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JUST RELEASED FY 2016 Defense Spending By State report available for download.

Fort Monmouth, New Jersey


Redevelopment of the former Fort Monmouth is taking hold with a focus on residential and retail development, and the creation of technology cluster.

Monmouth Today

The State of New Jersey established the Fort Monmouth Economic Revitalization Authority (FMERA) as the organization to spearhead base redevelopment efforts at the former Fort Monmouth. These efforts have led to a number of successful redevelopment and job creation activities. Early on, a major cloud software engineering company established its world headquarters on the former base resulting in the development of approximately 55 acres of land, the creation of 900 new permanent jobs, and an initial investment of over $100 million. This job number is expected to grow to 2,000 in the next three to five years. A private healthcare provider is reusing the former Patterson Health Clinic as an outpatient medical facility where 150 people are employed in newly created jobs, with an overall investment of some $5 million. The former base golf course and marina are both in operation, as well as the recreation center and swimming pool. 

As of June 2017, close to two-thirds of the former Fort property is “in play” (i.e., at some stage between initial request for proposal and closing) across 18 different projects. For example, FMERA has either executed or is in the process of negotiating the sale of the former base chapel, the former childcare center, the former fitness center, the former nursing quarters, the recreation center, the pistol range, and several other properties. Redevelopment efforts continue to be focused on residential and retail development; the creation of a technology cluster at the former Charles Woods area and Main Post; and the continued sale of property through the request for offer to purchase process.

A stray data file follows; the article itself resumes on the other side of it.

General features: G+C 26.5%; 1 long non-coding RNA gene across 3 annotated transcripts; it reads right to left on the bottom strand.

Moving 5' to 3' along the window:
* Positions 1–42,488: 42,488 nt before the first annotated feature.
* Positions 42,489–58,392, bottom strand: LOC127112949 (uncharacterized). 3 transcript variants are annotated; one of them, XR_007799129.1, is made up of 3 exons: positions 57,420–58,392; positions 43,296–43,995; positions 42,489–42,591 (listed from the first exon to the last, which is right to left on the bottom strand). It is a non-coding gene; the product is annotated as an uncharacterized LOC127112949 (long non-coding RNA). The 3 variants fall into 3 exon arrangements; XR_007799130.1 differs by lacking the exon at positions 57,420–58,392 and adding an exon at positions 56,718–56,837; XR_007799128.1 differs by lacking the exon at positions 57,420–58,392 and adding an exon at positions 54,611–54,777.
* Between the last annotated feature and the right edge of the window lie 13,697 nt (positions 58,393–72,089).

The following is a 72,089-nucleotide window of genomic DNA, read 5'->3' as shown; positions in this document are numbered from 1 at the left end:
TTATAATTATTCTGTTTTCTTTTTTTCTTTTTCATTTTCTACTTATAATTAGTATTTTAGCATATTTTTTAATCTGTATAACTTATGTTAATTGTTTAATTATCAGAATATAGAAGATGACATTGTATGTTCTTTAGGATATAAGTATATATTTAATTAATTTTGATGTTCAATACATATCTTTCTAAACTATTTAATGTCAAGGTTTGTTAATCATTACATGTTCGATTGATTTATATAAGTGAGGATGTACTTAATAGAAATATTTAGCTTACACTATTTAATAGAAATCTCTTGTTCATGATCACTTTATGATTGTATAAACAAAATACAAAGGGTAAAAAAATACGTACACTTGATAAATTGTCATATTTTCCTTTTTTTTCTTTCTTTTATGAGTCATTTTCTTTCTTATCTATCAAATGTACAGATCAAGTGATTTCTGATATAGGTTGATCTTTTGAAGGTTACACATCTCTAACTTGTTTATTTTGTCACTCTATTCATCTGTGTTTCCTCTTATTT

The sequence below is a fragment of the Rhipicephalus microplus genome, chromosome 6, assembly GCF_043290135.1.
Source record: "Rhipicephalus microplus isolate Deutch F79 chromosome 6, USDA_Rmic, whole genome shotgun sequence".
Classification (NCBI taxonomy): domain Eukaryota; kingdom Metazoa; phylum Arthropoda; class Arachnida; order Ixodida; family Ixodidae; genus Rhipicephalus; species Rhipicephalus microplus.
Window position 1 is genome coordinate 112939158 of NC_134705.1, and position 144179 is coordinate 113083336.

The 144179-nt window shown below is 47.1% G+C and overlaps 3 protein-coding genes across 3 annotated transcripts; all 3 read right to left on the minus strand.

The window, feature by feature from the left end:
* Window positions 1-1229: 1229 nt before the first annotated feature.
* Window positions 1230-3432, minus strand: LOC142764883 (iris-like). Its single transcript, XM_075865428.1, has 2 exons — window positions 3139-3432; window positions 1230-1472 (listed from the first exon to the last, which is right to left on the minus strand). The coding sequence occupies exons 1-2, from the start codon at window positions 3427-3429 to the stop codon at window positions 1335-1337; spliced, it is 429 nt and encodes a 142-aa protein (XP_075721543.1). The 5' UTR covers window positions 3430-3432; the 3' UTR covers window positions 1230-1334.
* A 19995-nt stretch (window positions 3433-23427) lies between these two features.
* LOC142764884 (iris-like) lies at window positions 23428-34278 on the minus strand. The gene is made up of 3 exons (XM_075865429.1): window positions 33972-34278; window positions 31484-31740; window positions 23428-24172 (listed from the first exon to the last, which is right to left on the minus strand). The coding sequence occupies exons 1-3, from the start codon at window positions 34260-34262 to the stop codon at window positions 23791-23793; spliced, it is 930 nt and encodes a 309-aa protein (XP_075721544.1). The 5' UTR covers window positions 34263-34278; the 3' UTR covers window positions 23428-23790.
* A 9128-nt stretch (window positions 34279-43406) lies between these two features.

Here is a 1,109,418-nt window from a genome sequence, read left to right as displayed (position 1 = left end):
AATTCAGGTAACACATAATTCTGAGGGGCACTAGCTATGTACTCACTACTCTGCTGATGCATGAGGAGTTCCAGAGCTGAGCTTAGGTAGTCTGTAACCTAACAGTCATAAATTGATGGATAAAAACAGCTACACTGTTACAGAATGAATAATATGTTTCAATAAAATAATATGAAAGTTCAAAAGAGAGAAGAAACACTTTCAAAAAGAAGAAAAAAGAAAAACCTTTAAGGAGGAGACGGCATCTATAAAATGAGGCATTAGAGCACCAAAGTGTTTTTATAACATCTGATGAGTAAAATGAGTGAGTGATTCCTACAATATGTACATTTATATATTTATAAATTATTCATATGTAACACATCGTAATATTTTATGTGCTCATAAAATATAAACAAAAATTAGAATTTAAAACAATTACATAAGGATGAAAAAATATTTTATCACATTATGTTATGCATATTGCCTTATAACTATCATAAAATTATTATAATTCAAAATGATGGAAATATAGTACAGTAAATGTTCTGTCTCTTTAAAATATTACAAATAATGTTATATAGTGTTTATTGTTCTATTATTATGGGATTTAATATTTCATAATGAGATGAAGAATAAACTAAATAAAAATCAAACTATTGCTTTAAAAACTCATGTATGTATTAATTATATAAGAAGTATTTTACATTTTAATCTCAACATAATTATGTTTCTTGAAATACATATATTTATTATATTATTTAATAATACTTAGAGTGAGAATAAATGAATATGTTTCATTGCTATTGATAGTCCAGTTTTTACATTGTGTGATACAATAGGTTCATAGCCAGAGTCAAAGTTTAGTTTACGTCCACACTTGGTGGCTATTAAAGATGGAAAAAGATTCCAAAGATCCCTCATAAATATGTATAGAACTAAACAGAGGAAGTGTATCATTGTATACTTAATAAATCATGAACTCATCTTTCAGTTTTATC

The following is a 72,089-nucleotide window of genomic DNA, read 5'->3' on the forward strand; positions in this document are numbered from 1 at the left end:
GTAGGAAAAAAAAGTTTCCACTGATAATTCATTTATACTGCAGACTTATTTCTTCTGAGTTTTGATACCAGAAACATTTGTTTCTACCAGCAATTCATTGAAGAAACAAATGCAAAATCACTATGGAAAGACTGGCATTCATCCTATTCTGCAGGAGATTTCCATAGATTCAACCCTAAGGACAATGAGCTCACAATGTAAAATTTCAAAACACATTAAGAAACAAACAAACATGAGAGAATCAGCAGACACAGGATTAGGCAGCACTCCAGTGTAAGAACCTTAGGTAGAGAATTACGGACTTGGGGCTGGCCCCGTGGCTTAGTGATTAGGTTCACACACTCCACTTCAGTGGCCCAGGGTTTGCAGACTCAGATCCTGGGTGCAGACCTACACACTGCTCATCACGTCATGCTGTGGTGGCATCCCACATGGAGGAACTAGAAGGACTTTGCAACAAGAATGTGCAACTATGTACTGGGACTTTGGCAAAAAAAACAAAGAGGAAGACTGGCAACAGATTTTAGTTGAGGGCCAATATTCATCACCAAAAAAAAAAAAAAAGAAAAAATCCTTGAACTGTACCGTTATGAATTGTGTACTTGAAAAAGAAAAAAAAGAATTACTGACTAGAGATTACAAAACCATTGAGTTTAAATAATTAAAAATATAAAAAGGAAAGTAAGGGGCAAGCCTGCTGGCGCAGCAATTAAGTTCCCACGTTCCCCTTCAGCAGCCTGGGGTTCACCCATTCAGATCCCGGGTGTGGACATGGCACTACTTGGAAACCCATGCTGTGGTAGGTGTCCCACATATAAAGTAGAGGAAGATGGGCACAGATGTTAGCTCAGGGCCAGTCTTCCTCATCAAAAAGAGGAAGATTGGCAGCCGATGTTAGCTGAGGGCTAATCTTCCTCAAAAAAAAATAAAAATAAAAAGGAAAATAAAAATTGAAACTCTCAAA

Fort Monmouth, located near New Jersey’s eastern shore, provided command, administrative, and logistical support for the Army’s Communications-Electronics Command. The installation occupied approximately 1,126 acres of land contained within three municipalities, the Boroughs of Tinton Falls, Eatontown, and Oceanport, and is located adjacent to the Boroughs of Shrewsbury and Little Silver. Fort Monmouth has easy access to two major metropolitan areas – New York City (1 hour) and Philadelphia (90 minutes).

The challenges that the region faced upon the closure of Fort Monmouth included workforce transition, business retention, and land reuse. The Fort had been one of the largest employers in Monmouth County. The closure of the installation in September 2011 resulted in the loss of 5,500 civilian jobs, representing an annual payroll of over $400 million; and 15,000 contractor positions, with a total economic impact of $1 billion.

Approximately 4 million square feet of buildings are functionally obsolete (40 to 70 years old) and must be demolished. In addition, roughly 200 miles of streets and underground water/sewer pipes must be abandoned and removed, together costing the community approximately $50 million. 

The Fort Monmouth Redevelopment and Reuse Plan encompasses three separate reuse visions and/or plans, one for each borough. The plans call for mixed-use, residential, and commercial uses with an emphasis on high technology and recreation. Developed through a collaborative process, the reuse plan was designed to promote, develop, encourage, and maintain employment, commerce, economic development and the public welfare; conserve natural resources; and advance the general prosperity and economic welfare of the people in the affected communities and throughout the state.

In addition to developing an effective action plan, there were important steps that FMERA took to ensure success. These included:

  • Establishing working relationships between federal (OEA and Army), state, county, and local governing bodies/organizations.
  • Jump-starting the marketing process well before FMERA owned the property, focusing on job-producing high-tech companies, and retail-based and residential support amenities.
  • Establishing advisory committees and working groups that included members of the public.
  • Conducting outreach to organizations that addresses the goals and objectives of the submitted Reuse Plan – focusing on revenue generation, job creation, and community revitalization that seamlessly traverse town boundaries.

Above all, encouraging public transparency and awareness, along with an aggressive marketing plan, and target-market solicitations throughout the process have been critical to the success of the redevelopment of Fort Monmouth.

Updated October, 2017

Point of Contact

Mr. Bruce Steadman
Executive Director
Fort Monmouth Economic Revitalization Authority


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